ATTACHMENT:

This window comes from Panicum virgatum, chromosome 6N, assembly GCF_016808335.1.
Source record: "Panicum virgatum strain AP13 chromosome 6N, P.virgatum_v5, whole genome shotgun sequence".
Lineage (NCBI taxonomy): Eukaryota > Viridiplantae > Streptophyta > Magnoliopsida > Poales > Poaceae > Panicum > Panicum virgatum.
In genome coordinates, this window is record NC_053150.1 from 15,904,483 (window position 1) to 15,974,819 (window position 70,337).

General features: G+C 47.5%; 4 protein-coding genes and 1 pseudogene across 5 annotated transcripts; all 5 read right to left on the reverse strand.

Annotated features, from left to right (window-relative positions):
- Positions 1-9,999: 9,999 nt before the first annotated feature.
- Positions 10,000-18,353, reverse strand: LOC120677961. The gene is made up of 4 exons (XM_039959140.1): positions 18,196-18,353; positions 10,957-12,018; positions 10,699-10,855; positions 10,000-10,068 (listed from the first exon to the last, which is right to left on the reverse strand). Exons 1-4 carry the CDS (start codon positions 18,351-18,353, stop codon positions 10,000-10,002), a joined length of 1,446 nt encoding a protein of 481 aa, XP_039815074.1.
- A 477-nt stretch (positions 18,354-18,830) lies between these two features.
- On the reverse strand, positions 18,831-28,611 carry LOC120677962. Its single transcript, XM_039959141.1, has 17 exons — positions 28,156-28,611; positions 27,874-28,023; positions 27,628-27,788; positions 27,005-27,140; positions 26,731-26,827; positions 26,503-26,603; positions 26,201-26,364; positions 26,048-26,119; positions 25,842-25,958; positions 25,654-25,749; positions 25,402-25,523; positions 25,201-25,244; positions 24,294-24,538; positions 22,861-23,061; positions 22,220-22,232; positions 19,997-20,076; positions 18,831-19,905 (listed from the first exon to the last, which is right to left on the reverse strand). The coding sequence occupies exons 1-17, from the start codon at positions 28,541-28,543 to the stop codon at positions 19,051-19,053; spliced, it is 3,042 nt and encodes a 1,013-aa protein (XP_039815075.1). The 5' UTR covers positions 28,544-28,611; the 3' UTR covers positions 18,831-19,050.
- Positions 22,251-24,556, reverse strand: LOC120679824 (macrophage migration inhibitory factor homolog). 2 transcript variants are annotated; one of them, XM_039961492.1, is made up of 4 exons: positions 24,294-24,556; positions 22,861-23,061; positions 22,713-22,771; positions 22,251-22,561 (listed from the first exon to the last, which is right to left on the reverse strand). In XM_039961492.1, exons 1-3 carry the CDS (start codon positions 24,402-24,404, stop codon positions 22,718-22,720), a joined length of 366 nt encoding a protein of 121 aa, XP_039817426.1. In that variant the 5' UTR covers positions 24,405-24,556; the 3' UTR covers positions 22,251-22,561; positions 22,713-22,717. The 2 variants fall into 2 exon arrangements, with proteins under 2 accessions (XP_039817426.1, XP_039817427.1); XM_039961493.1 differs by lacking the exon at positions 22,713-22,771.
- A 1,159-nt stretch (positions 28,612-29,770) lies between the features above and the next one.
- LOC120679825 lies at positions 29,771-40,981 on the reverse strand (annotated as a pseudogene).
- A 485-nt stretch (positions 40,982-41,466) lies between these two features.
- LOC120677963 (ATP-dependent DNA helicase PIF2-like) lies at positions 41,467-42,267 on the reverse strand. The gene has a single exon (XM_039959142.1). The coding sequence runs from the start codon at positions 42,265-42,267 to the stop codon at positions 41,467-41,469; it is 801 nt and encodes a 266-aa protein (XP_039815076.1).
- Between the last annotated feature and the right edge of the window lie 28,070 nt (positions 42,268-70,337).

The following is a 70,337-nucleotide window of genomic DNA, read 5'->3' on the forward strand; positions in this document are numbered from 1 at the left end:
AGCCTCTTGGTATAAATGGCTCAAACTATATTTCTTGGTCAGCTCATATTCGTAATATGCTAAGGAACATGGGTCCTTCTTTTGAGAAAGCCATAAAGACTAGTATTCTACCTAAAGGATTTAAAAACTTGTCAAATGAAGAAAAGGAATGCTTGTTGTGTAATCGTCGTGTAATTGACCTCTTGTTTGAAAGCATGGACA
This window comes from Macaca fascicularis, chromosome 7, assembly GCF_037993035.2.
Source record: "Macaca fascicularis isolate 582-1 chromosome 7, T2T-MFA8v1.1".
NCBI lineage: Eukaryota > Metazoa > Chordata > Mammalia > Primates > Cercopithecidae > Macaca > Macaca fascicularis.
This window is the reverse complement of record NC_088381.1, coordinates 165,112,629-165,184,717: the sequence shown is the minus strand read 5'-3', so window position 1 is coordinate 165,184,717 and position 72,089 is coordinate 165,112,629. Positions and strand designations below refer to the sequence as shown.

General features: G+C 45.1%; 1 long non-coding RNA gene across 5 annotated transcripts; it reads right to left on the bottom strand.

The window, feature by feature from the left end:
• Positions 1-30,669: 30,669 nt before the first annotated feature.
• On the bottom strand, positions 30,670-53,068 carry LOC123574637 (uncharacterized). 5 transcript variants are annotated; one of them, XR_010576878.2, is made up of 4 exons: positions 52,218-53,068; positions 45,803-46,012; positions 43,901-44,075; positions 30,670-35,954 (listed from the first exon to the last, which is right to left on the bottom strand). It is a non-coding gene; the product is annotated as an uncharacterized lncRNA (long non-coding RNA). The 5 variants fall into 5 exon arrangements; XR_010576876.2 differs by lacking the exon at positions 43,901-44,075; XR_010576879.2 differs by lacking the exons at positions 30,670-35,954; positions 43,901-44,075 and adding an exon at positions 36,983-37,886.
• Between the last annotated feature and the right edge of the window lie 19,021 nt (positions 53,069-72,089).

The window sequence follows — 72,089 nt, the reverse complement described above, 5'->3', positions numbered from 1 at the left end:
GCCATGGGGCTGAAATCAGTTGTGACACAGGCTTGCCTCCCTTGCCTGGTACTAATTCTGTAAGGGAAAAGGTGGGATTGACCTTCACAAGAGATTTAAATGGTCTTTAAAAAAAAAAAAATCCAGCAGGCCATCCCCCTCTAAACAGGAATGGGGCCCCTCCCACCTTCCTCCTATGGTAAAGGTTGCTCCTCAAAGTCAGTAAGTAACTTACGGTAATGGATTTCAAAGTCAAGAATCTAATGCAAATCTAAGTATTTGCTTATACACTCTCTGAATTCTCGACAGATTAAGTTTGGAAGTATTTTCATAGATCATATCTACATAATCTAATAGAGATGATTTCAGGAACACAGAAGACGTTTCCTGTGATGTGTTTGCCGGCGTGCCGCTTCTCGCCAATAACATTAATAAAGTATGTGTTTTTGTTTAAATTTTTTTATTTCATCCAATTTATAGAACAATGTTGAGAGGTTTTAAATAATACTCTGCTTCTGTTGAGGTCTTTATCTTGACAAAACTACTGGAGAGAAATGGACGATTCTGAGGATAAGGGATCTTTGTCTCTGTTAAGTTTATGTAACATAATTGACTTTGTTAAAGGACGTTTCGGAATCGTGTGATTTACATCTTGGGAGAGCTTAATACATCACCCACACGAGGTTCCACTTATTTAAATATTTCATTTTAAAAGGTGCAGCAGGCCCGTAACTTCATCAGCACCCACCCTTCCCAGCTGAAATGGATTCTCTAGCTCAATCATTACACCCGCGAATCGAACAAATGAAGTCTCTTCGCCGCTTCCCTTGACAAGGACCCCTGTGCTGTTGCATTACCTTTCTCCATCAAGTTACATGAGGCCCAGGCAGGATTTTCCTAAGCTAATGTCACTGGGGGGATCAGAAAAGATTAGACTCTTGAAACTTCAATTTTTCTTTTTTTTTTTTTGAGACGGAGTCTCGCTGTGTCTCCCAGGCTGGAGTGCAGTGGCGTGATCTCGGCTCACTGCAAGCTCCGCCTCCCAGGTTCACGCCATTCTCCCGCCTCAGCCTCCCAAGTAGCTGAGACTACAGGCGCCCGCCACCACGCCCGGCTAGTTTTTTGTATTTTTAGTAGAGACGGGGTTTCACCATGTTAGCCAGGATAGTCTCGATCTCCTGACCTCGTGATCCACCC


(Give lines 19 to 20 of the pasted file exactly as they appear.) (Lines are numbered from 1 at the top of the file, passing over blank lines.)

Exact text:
This window comes from Macaca fascicularis, chromosome 7, assembly GCF_037993035.2.
Source record: "Macaca fascicularis isolate 582-1 chromosome 7, T2T-MFA8v1.1".